Nevada elections office seeks clarity on manual ballot counting

A rural Nevada county’s plan to hand-count all paper ballots for the midterm election is under new scrutiny just days before the count begins.

The sticking point: How the county will prevent ongoing vote totals from being publicly leaked.

A ruling Friday from the Nevada Supreme Court allowed the manual count to go ahead, but with several provisions, one of which was to ensure that the vote count was not broadcast live and to find a way to ensure that poll workers could keep count. secret.

Ballots cast early, either in person or by mail, are typically counted by machine on Election Day, with results released only after the polls close. Nye County, where conspiracy theories about voting machines have proliferated, wants a manual count in addition to the machine count. You must start before the November 8 election to meet the state’s post-election certification deadline. State law limits early manual counting to mail-in ballots.

In a letter to Acting Nye County Clerk Mark Kampf over the weekend, Nevada Deputy Secretary of State for Elections Mark Wlaschin requested a “written explanation of how Nye County and you intend to meet with all the provisions” of the judgment. he requested the plan by the end of the business day on Monday.

Manual counts are done publicly for transparency, with observers in the room. Voter groups have said that increases the chance someone could post early results before a majority of voters have cast their ballots, which they say could cause a “manipulative post” and influence turnout. of the voters.

Nye County’s manual count of mail-in ballots is scheduled to begin Wednesday morning.

The Nevada Supreme Court ruled partially in favor of a lawsuit by the American Civil Liberties Union that challenged several aspects of the manual count, including a live stream that Kampf says allows people to “become poll watchers at home.”

In the letter, Wlaschin said he particularly needed to know how Nye County will ensure that race results are not known to observers prematurely. Nevada has major national races this year for US Senate, Governor, and Secretary of State.

“Time is of the essence if Nye County wishes to proceed with its parallel process, which cannot continue until compliance with these Nevada Supreme Court orders is resolved,” Wlaschin wrote.

As it stands, observers will have to sign a form saying they won’t post the first results they hear, according to the suit.

Under Nye County’s plan, five-person hand-counting teams will include a reader who announces each result, a checker who looks over the reader’s shoulder, and three counters who write down the results. The accountants then compare your results before submitting them. They count ballots in batches of 50 in a public area.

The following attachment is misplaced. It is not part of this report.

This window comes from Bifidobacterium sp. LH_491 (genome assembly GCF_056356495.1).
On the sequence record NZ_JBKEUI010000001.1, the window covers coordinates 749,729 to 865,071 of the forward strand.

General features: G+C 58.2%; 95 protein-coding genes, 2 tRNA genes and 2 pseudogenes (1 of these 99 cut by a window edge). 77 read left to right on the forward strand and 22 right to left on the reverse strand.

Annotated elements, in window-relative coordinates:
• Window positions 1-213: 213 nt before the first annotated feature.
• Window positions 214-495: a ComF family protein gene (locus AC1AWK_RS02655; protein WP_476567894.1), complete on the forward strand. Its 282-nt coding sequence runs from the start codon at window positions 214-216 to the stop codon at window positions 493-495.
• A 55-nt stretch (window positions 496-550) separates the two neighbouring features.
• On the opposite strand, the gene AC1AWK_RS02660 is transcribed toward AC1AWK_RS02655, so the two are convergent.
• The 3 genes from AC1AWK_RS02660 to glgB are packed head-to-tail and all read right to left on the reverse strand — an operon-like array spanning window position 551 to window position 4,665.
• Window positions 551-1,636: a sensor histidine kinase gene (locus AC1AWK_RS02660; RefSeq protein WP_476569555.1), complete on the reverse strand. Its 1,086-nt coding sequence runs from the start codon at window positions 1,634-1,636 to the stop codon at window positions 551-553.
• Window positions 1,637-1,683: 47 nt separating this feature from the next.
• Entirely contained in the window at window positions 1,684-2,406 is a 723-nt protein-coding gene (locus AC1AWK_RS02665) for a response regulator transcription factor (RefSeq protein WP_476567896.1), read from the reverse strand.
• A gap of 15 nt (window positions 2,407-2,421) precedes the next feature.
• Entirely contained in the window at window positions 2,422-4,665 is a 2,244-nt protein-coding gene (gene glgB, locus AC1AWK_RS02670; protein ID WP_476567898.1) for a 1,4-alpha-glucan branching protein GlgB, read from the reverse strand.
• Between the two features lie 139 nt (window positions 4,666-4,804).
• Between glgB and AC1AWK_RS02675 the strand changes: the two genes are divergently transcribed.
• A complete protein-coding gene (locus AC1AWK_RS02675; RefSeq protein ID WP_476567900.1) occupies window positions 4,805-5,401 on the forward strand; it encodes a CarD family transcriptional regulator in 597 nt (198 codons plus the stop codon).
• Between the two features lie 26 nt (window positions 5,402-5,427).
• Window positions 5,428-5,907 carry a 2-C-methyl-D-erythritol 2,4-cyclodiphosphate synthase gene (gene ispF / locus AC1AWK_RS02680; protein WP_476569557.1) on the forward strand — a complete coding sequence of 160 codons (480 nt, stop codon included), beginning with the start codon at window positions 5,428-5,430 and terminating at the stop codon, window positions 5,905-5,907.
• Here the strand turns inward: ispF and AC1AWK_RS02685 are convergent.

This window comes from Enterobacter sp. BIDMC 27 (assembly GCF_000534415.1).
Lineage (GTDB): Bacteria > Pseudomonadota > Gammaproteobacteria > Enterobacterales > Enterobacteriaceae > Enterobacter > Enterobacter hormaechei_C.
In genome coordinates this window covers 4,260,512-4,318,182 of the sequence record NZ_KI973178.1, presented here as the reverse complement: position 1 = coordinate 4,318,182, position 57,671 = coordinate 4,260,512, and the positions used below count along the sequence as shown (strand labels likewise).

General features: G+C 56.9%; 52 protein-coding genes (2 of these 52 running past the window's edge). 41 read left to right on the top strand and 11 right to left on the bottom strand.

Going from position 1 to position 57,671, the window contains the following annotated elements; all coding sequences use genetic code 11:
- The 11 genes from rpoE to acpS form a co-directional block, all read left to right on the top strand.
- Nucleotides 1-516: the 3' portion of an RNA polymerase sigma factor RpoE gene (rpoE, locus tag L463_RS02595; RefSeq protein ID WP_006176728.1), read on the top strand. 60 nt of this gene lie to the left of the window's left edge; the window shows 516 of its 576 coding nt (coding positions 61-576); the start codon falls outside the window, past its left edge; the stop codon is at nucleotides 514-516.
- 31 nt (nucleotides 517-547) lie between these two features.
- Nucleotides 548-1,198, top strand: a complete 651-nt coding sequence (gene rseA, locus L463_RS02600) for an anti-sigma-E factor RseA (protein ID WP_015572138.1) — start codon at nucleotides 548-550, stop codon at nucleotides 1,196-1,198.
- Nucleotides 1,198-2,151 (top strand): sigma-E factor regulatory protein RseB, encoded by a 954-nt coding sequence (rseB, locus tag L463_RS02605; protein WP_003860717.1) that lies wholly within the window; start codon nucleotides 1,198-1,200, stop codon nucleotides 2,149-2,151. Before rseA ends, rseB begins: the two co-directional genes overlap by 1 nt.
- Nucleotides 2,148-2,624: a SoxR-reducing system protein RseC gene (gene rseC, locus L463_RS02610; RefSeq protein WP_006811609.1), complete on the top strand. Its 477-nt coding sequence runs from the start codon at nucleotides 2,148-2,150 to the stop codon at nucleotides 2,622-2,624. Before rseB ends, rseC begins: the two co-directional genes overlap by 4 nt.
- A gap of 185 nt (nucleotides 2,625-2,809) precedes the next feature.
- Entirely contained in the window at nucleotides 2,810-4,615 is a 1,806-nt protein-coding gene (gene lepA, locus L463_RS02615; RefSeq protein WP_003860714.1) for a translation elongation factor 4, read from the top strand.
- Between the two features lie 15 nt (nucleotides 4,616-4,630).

In an email to The Associated Press, Kampf said he had 98 volunteers as of Monday morning.

Nye County is one of the first jurisdictions nationwide to act on election conspiracies related to mistrust of voting machines. In the June primary, Nevada’s least populous county, Esmeralda, took more than seven hours to hand-count the results of 317 votes cast to certify the results.

Elsewhere in Nevada, the Elko County board of commissioners signaled its support for hand-counting and paper ballots last week, though they’re likely to stick with the machines this cycle because Election Day is so soon.

Manual counting is used primarily in small townships in New England and rural Wisconsin. There are 658 jurisdictions in the continental US that rely solely on manual counting, with the vast majority having fewer than 2,000 registered voters, according to data from Verified Voting, a group that tracks voting teams in every state.

The most populous county in the continental US using manual counting alone is Owyhee County, Idaho, which had 6,315 registered voters in 2020. Nye County had more than 33,000 registered voters.

It will also use tabulating machines for the November 8 election. But the sheer number of ballots to be counted by hand raises questions about whether the county can meet the Nov. 17 deadline to certify results.

Kampf was named county clerk after the longtime clerk resigned in July, a decision she made after election conspiracies, fueled by those who repeat lies about losing former President Donald Trump in 2020, spread throughout the county. . The board of commissioners voted unanimously to recommend eliminating voting machines and counting all ballots by hand.


Stern is a staff member for the Associated Press/Report for America Statehouse News Initiative. Report for America is a nonprofit national service program that places journalists in local newsrooms to report on undercover issues. Follow Stern on Twitter @gabestern326.


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